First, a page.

A proposed class action lawsuit alleges that identity verification provider ID.me, Inc. violated an Illinois privacy law by failing to maintain a law-compliant biometric data retention policy, which allowed him to store the collected information for years despite state requirements.
The 12-page lawsuit specifically claims that ID.me, which provides biometric scanning services to various businesses for identity verification purposes, maintained until March 24, 2021 a data retention policy that allowed the company to store individuals’ biometric information for up to seven years. and a half years after closing their account.
As applicable, the Illinois Biometric Information Privacy Act (BIPA) requires a company to maintain a policy that requires an individual’s biometric identifiers and information to be permanently destroyed when the original purpose of collection and of data storage has been satisfied or within three years of their last interaction with the company, whichever comes first.
According to the case, ID.me suggested that its data retention policy did not comply with BIPA when the company added Illinois-specific language on March 24, 2021. Although the updated policy still allows allowing ID.me to retain consumer biometrics for up to seven and a half years, an exception was made for Illinois residents, for whom the company said it would destroy their biometrics “when the purpose initial collection or obtaining of such identifiers or information has been satisfied or within 3 years of the individual’s last interaction with ID.me, whichever comes first,” the lawsuit states.
“All subsequent versions of defendant’s biometrics policy have included this Illinois-specific language,” the complaint alleges. “So not only does the defendant admit that it must comply with BIPA, but it also implicitly admits that its pre-March 24, 2021 biometrics policy did not comply with [the BIPA].”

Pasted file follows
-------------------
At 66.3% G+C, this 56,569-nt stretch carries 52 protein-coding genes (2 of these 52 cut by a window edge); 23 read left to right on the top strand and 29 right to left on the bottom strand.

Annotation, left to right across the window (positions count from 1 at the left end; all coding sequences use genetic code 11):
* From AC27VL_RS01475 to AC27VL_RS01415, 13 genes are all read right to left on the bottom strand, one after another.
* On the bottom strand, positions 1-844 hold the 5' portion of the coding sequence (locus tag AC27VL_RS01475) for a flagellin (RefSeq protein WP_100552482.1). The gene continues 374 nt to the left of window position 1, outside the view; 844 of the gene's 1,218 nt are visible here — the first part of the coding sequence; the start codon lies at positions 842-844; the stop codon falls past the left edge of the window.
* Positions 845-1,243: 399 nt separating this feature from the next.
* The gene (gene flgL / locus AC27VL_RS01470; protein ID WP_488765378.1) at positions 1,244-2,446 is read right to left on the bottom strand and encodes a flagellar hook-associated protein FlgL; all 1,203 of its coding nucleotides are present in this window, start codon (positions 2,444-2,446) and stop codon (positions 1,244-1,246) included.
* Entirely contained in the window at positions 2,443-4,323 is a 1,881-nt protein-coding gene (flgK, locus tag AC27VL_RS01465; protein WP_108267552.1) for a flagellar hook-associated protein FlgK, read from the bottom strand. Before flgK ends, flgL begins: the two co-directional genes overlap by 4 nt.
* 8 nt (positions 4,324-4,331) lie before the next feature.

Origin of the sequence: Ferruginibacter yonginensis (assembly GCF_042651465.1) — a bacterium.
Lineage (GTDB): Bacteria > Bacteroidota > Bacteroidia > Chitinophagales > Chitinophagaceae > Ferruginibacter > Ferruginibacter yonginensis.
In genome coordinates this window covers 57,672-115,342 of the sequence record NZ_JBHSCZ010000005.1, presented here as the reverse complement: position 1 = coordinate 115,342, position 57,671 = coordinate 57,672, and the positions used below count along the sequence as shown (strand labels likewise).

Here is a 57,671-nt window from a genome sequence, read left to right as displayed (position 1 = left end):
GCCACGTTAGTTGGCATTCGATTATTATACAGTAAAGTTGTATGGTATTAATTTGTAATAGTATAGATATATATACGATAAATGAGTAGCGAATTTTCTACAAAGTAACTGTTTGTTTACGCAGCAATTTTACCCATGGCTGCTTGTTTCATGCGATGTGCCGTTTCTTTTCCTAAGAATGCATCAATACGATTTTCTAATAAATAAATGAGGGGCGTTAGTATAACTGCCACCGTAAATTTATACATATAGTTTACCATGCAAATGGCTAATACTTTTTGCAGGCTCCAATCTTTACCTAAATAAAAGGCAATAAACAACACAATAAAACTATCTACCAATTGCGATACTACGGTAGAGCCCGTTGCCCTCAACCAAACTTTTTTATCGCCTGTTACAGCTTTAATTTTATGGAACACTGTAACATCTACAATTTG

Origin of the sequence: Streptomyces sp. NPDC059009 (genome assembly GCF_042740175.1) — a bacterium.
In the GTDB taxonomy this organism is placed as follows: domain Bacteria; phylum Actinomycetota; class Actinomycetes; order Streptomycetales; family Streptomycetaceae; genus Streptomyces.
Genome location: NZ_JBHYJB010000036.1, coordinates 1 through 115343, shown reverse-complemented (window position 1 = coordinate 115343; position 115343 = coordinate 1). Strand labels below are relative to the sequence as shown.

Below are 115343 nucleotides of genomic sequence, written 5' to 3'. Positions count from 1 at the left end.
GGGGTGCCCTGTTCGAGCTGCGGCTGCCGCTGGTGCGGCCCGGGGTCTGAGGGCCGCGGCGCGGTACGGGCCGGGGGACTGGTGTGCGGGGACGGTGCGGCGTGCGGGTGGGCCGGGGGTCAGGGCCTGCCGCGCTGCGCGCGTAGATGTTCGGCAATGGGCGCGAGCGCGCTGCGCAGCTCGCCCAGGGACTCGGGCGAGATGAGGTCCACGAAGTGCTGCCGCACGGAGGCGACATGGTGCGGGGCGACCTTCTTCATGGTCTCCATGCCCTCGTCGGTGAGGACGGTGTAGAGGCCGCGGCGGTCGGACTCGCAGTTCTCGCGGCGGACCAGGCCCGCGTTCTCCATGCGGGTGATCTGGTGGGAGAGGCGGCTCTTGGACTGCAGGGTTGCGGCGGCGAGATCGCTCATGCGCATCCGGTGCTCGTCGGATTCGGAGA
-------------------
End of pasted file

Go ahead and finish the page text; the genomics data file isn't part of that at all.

The complainant is an Illinois resident who said she had to register for an ID.me account when she started working at Ann & Robert H. Lurie Children’s Hospital in Chicago in January 2020. According to the case, the woman uploaded a photo of herself. face on the ID.me platform, and the company’s technology used the image to generate a facial template for the complainant to use for identity verification purposes.
The lawsuit says that at the time the plaintiff provided her biometric information to ID.me, the company had a data retention policy in place which stated that she was permitted to store her data for up to seven and a half years. after his account was closed, which the lawsuit says is a direct violation of BIPA’s data retention policy requirement.
The lawsuit seeks to represent all Illinois residents who, prior to March 24, 2021, used ID.me to scan their face in Illinois.
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